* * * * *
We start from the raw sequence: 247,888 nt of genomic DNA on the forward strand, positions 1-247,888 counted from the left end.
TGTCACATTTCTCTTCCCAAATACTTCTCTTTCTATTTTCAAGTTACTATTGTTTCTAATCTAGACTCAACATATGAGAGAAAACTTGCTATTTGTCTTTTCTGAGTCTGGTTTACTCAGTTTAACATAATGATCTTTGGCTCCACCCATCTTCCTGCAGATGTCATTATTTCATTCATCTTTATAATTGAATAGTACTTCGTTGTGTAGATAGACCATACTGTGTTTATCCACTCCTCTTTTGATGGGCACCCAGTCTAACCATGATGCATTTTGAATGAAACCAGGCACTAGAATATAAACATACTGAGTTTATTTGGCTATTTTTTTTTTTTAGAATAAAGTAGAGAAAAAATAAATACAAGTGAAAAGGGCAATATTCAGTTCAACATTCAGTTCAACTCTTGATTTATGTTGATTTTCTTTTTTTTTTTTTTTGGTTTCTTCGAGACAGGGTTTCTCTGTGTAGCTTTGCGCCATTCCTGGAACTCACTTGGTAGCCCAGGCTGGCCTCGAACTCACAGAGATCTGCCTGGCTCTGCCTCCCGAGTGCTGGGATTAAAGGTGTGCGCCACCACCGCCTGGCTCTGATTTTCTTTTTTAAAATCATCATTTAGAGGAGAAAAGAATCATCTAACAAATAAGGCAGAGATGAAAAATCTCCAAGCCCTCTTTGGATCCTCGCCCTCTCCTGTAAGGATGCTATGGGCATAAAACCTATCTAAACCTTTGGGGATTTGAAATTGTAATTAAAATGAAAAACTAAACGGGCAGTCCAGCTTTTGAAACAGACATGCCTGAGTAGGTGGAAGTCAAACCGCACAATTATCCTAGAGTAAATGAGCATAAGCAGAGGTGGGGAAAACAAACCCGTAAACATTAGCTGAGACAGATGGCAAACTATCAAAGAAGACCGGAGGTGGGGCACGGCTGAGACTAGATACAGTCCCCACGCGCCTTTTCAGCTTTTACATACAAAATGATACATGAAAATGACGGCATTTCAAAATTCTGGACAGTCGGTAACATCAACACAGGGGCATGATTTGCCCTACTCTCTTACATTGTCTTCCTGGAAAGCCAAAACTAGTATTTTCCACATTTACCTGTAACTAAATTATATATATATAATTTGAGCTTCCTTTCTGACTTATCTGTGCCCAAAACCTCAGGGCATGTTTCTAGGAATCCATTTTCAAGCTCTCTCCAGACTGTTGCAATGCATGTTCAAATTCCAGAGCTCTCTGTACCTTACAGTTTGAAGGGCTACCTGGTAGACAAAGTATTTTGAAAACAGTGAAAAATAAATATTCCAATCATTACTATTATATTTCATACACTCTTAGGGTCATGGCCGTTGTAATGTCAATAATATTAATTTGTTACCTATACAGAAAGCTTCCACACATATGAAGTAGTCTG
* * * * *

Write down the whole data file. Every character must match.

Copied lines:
We start from the raw sequence: 247,888 nt of genomic DNA on the forward strand, positions 1-247,888 counted from the left end.
TGTCACATTTCTCTTCCCAAATACTTCTCTTTCTATTTTCAAGTTACTATTGTTTCTAATCTAGACTCAACATATGAGAGAAAACTTGCTATTTGTCTTTTCTGAGTCTGGTTTACTCAGTTTAACATAATGATCTTTGGCTCCACCCATCTTCCTGCAGATGTCATTATTTCATTCATCTTTATAATTGAATAGTACTTCGTTGTGTAGATAGACCATACTGTGTTTATCCACTCCTCTTTTGATGGGCACCCAGTCTAACCATGATGCATTTTGAATGAAACCAGGCACTAGAATATAAACATACTGAGTTTATTTGGCTATTTTTTTTTTTTAGAATAAAGTAGAGAAAAAATAAATACAAGTGAAAAGGGCAATATTCAGTTCAACATTCAGTTCAACTCTTGATTTATGTTGATTTTCTTTTTTTTTTTTTTTGGTTTCTTCGAGACAGGGTTTCTCTGTGTAGCTTTGCGCCATTCCTGGAACTCACTTGGTAGCCCAGGCTGGCCTCGAACTCACAGAGATCTGCCTGGCTCTGCCTCCCGAGTGCTGGGATTAAAGGTGTGCGCCACCACCGCCTGGCTCTGATTTTCTTTTTTAAAATCATCATTTAGAGGAGAAAAGAATCATCTAACAAATAAGGCAGAGATGAAAAATCTCCAAGCCCTCTTTGGATCCTCGCCCTCTCCTGTAAGGATGCTATGGGCATAAAACCTATCTAAACCTTTGGGGATTTGAAATTGTAATTAAAATGAAAAACTAAACGGGCAGTCCAGCTTTTGAAACAGACATGCCTGAGTAGGTGGAAGTCAAACCGCACAATTATCCTAGAGTAAATGAGCATAAGCAGAGGTGGGGAAAACAAACCCGTAAACATTAGCTGAGACAGATGGCAAACTATCAAAGAAGACCGGAGGTGGGGCACGGCTGAGACTAGATACAGTCCCCACGCGCCTTTTCAGCTTTTACATACAAAATGATACATGAAAATGACGGCATTTCAAAATTCTGGACAGTCGGTAACATCAACACAGGGGCATGATTTGCCCTACTCTCTTACATTGTCTTCCTGGAAAGCCAAAACTAGTATTTTCCACATTTACCTGTAACTAAATTATATATATATAATTTGAGCTTCCTTTCTGACTTATCTGTGCCCAAAACCTCAGGGCATGTTTCTAGGAATCCATTTTCAAGCTCTCTCCAGACTGTTGCAATGCATGTTCAAATTCCAGAGCTCTCTGTACCTTACAGTTTGAAGGGCTACCTGGTAGACAAAGTATTTTGAAAACAGTGAAAAATAAATATTCCAATCATTACTATTATATTTCATACACTCTTAGGGTCATGGCCGTTGTAATGTCAATAATATTAATTTGTTACCTATACAGAAAGCTTCCACACATATGAAGTAGTCTG